With regard to the power of hefker we find that Rabbi Shimon ben Yehotzadak rules that it will only take effect if it is done before three people. Rabbi Yehoshua ben Levi rules that on a Torah level declaring an object to be ownerless will work even before one person; the Sages ruled that three people are necessary, so that one can take possession and the other two can act as witnesses.
The Gemara does not discuss a case where a person – in the privacy of his own home – declares that he no longer wants to own an object, and there is no one there to witness the statement. According to the Rambam this cannot possibly work. After all, Rabbi Yehoshua ben Levi’s statement appears to require at least one person, and if no one knows of it, what meaning can a statement of hefker have? Nevertheless, Tosafot, the Rosh and the Meiri all believe that hefker will work even if it was made privately with no witnesses.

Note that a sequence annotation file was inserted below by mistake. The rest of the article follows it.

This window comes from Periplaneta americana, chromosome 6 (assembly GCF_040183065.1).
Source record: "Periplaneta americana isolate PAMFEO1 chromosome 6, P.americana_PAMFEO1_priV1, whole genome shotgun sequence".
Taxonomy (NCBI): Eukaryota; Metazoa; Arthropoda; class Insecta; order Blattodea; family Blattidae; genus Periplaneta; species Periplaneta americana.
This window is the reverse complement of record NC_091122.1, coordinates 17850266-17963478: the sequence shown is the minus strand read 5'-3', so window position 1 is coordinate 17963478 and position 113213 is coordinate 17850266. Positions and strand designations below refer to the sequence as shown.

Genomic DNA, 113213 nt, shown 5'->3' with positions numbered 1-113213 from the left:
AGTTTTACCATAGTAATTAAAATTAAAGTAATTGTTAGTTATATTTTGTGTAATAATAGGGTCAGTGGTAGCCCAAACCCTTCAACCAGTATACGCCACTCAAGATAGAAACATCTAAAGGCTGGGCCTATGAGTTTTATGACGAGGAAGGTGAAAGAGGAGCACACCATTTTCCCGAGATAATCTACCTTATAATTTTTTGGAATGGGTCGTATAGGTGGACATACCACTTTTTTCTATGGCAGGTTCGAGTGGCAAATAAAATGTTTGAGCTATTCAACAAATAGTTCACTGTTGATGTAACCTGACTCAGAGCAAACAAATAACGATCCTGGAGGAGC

The difficulty with Rabbi Yehoshua ben Levi’s ruling that we require three at least on a Rabbinic level, is that we find many cases in the Gemara where hefker appears to be effective even without three witnesses. Even the Mishna under discussion (43a) included a case where there are only two people and one of them declares his food ownerless in order to accommodate his friend. Similarly, we find cases in hilkhot Shabbat where the recommended ruling is to declare an object to be ownerless in order to solve halakhic problems, and there is no indication that three witnesses are required.
Tosafot explain that the requirement of three is only applied to cases where a person makes his property hefker, but it does not apply to other objects.
The Ritva’s approach is that in cases of distress – such as the case in our Mishna or on Shabbat – the Sages did not apply their requirement of three, leaving the basic Biblical rule of one witness.